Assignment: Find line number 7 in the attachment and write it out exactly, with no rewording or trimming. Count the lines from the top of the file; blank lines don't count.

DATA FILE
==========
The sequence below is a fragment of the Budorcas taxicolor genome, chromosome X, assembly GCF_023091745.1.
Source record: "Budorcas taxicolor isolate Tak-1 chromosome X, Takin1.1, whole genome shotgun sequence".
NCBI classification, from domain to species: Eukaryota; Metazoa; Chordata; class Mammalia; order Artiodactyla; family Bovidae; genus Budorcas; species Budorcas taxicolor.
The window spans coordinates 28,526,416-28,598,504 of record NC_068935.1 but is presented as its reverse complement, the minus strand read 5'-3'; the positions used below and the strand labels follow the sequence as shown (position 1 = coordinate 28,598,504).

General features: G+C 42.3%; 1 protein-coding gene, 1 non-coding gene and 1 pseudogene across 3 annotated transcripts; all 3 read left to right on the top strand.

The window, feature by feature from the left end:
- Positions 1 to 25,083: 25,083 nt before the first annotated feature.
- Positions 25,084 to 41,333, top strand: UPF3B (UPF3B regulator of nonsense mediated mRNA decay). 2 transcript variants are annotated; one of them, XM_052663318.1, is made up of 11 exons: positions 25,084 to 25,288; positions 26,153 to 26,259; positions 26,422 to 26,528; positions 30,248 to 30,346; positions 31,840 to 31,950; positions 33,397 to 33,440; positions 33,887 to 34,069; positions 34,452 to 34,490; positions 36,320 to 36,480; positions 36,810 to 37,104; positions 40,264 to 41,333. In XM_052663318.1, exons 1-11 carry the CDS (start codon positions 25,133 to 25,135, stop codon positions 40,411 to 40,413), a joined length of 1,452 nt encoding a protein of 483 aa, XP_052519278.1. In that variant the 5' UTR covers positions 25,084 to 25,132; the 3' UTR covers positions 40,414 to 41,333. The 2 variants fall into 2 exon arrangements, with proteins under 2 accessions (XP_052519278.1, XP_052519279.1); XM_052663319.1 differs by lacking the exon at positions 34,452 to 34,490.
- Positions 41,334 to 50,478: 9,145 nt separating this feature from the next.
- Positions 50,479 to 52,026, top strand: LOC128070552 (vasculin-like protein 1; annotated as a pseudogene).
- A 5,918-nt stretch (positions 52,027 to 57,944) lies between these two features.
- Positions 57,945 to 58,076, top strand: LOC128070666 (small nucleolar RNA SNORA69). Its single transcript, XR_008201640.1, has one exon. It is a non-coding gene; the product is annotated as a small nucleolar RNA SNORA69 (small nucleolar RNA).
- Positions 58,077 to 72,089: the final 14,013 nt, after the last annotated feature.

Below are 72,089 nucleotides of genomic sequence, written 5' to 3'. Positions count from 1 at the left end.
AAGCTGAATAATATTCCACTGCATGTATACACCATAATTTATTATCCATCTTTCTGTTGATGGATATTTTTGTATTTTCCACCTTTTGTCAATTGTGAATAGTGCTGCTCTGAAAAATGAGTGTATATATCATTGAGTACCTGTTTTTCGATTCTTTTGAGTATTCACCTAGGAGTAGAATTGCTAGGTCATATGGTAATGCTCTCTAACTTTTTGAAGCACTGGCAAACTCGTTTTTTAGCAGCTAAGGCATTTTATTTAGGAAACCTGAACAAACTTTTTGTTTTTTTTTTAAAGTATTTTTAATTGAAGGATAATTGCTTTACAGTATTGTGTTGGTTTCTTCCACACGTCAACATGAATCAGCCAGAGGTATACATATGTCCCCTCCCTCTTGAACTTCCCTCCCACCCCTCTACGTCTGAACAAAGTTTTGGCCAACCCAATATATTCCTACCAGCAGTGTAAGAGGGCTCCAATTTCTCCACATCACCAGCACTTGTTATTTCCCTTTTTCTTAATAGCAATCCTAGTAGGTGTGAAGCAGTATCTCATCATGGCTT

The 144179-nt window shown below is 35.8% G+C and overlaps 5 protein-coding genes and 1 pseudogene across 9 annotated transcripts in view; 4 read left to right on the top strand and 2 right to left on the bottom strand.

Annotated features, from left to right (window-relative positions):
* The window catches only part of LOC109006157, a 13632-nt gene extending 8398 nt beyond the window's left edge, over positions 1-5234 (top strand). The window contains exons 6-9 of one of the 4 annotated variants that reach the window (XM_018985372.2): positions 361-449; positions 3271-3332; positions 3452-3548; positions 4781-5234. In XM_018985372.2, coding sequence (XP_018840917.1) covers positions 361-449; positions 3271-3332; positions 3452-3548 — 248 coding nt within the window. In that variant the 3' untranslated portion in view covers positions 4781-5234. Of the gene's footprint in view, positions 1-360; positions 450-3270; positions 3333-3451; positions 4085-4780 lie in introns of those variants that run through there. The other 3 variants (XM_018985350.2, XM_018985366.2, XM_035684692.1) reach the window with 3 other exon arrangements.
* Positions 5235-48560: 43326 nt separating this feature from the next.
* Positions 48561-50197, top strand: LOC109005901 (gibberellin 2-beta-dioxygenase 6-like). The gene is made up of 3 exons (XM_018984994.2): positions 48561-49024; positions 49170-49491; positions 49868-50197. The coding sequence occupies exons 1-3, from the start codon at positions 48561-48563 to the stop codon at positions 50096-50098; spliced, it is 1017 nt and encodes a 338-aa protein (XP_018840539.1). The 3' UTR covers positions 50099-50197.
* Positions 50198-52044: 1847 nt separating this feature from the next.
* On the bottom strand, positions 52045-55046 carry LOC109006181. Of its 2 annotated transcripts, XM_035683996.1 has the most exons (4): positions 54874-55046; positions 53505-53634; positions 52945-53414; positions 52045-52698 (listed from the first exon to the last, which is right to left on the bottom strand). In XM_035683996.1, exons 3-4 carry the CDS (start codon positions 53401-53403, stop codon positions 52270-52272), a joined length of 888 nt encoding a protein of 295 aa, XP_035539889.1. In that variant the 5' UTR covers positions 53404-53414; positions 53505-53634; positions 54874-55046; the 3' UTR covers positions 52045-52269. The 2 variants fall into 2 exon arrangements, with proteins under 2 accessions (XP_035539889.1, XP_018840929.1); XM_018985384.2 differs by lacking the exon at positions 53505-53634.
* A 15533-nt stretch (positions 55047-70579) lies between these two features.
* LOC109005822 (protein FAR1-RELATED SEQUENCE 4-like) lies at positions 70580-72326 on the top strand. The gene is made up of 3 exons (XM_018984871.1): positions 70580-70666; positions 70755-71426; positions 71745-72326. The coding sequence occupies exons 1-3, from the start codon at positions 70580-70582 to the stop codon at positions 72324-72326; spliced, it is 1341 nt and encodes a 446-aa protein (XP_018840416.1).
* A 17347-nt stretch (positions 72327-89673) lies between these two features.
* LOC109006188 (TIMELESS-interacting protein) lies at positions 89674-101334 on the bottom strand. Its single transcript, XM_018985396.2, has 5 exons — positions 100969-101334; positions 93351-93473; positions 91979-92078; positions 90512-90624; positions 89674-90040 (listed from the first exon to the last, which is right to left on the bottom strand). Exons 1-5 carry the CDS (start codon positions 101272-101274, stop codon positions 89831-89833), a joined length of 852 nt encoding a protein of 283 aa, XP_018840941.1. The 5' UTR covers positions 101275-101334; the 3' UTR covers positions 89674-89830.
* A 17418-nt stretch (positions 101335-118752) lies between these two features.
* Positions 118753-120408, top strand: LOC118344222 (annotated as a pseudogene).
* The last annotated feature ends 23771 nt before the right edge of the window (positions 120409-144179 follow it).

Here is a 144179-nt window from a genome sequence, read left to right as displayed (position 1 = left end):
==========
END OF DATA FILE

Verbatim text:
- Positions 1 to 25,083: 25,083 nt before the first annotated feature.